Seattle's Scarecrow Video has been called the greatest video store in the country, praised by the likes of Bernardo Bertolucci (who discovered it while shooting "Little Buddha") and Quentin Tarantino (who walked from downtown Seattle to the store's University District location as a kind of pilgrimage to the video Mecca), explored by Bertrand Tavernier in 1997 (he took in the entire laserdisc section and gushed over the selection of Cy Enfield and William Whitney tapes), and voted the Best of Seattle consistently in the annual Seattle Weekly readers polls. (Full disclosure: I was a manager at Scarecrow for three years back in the nineties and I am still a regular customer.)
Scarecrow opened in 1988 with a couple of hundred videotapes, many of them oddball cult titles, from the personal collection of founder George Latsios. Twenty five years later, after a near-bankruptcy and a rescue by a couple of Microsoft engineers (Carl Tostevin is now the store's sole owner), it has an inventory of almost 120,000 titles, including the biggest selection of Blu-rays in the city and an envious collection of out-of-print DVDs (as well VHS tapes and laserdiscs that have never been released to DVD) that would command small fortunes on the collector's market. (Those rentals require a deposit.)
And like most surviving video store in the age of instant streaming and video-on-demand, Scarecrow is struggling to keep customers coming through the doors. General manager Kevin Shannon reports that rentals have dropped over 50% in the last six years.
It's obviously not the only store facing such problems. Blockbuster has tossed in the towel. Once the King Kong of video rentals with 9,000 locations around the world at its peak, it is closing the last 300 corporate stores and its rent-by-mail business this year. There's no surer sign that the home video rental culture that thrived from the 1980s through the mid-2000s is over.
But does that also mean the end of all those independent stores that once thrived in cities and neighborhoods by offering classics and foreign films and cult movies that couldn't be found on the shelves of corporate chains?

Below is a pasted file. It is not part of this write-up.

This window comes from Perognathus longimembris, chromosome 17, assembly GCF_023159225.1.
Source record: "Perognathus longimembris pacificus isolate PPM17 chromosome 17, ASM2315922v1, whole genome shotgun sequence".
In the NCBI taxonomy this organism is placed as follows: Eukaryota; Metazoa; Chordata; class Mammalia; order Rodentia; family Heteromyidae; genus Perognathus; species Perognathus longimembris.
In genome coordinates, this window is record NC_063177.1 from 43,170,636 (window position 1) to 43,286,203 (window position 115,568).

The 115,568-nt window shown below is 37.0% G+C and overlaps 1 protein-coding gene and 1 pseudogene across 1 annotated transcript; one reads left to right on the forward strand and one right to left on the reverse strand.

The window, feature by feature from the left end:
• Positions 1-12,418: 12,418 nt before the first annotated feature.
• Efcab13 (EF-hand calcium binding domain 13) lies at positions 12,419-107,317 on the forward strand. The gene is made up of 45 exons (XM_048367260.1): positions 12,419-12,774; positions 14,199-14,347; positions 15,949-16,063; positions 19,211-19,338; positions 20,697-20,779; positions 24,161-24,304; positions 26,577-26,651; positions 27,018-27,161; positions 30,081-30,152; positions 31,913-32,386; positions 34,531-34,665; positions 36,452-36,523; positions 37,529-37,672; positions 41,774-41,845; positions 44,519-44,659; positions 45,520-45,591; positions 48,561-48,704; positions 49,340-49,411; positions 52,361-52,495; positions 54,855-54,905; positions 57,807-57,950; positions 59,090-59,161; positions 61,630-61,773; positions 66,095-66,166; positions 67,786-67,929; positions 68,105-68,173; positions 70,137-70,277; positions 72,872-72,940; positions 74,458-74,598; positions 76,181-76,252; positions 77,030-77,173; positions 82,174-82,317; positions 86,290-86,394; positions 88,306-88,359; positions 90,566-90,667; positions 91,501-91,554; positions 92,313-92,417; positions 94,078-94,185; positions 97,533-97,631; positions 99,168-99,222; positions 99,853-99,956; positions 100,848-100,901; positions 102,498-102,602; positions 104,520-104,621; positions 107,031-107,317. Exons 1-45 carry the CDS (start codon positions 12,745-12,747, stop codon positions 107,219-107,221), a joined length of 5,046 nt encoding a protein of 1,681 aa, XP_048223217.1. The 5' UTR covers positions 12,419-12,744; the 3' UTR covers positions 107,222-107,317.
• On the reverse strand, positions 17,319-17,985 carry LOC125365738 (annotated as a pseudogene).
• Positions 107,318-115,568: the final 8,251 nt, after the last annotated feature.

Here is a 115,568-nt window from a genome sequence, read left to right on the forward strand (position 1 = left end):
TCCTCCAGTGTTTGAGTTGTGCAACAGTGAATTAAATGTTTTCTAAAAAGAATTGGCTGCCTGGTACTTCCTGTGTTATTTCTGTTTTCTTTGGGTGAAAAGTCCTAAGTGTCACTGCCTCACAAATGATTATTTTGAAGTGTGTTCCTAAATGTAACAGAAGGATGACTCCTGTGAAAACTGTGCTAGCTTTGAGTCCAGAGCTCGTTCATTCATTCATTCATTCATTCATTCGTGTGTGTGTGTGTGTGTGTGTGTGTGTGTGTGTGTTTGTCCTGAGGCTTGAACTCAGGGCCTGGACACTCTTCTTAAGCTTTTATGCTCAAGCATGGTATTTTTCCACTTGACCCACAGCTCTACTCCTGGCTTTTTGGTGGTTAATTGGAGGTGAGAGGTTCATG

That is the loss that cinephiles face in the age of streaming movies: a curated library of movies, organized and archived and championed by clerks who love their work. It's how Quentin Tarantino and many, many others got a film education. Can you get the same kind of access and immersion online? Just as importantly, can you find the community and the feedback that was an integral part of the video store experience?
Scarecrow is just one of hundreds of independent stores in cities across the country trying to hold on against streaming video, VOD, cable on demand, and the ubiquitous Red Box, not to mention a sluggish economy that makes entertainment dollars tight.
Vulcan Video in Austin, Texas, the home of Drafthouse and SXSW, saw their numbers drop with the Netflix Instant explosion, just like everyone else. And then they found that many customers returned as they faced the limitations of the streaming catalog. "We had customers coming in when Netflix was no longer carrying the Bond films," said Vulcan Video general manager Kristen Ellisor. She credits the culture of Austin, a city that takes its cinema and music seriously, for keeping Vulcan alive even as the last Blockbuster closed earlier this year. Vulcan picks up on the tastes of its patrons, from the smorgasbord of documentaries about food to the charge of Bollywood musicals. But the main reason they are flourishing? "We have smart people showing smart movies to their smart kids."
Other longtime community stores have similar stories. The Video Station in Boulder, for example, moved out of its long-time mall space to a new, smaller neighborhood location this year without downsizing its catalogue of over 40,000 titles, but otherwise remains primarily a rental business with enough customers to keep it alive. It's now the last store standing in Boulder.
Other stores have had to experiment, innovate, and rethink the old model.